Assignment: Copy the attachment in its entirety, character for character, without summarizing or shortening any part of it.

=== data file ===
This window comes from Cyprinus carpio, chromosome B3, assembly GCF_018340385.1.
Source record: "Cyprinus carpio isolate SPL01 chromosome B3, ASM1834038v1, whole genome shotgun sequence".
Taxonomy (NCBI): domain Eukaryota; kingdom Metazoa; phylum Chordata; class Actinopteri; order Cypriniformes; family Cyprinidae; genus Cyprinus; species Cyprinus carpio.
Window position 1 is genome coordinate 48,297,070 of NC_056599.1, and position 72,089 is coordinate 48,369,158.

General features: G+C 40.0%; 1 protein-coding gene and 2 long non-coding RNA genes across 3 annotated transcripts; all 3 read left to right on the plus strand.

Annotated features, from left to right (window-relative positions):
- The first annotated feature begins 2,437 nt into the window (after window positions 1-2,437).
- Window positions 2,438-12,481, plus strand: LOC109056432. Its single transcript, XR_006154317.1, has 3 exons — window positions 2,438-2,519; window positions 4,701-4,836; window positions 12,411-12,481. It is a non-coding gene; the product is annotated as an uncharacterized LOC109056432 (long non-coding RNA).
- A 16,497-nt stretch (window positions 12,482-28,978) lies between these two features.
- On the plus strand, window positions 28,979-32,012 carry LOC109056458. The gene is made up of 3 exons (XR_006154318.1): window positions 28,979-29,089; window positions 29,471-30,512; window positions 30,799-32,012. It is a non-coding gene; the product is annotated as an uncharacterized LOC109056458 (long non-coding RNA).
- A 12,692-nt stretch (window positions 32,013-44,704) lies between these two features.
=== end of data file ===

This window comes from Cyprinus carpio, chromosome B3, assembly GCF_018340385.1.
Source record: "Cyprinus carpio isolate SPL01 chromosome B3, ASM1834038v1, whole genome shotgun sequence".
Taxonomy (NCBI): domain Eukaryota; kingdom Metazoa; phylum Chordata; class Actinopteri; order Cypriniformes; family Cyprinidae; genus Cyprinus; species Cyprinus carpio.
Window position 1 is genome coordinate 48,297,070 of NC_056599.1, and position 72,089 is coordinate 48,369,158.

General features: G+C 40.0%; 1 protein-coding gene and 2 long non-coding RNA genes across 3 annotated transcripts; all 3 read left to right on the plus strand.

Annotated features, from left to right (window-relative positions):
- The first annotated feature begins 2,437 nt into the window (after window positions 1-2,437).
- Window positions 2,438-12,481, plus strand: LOC109056432. Its single transcript, XR_006154317.1, has 3 exons — window positions 2,438-2,519; window positions 4,701-4,836; window positions 12,411-12,481. It is a non-coding gene; the product is annotated as an uncharacterized LOC109056432 (long non-coding RNA).
- A 16,497-nt stretch (window positions 12,482-28,978) lies between these two features.
- On the plus strand, window positions 28,979-32,012 carry LOC109056458. The gene is made up of 3 exons (XR_006154318.1): window positions 28,979-29,089; window positions 29,471-30,512; window positions 30,799-32,012. It is a non-coding gene; the product is annotated as an uncharacterized LOC109056458 (long non-coding RNA).
- A 12,692-nt stretch (window positions 32,013-44,704) lies between these two features.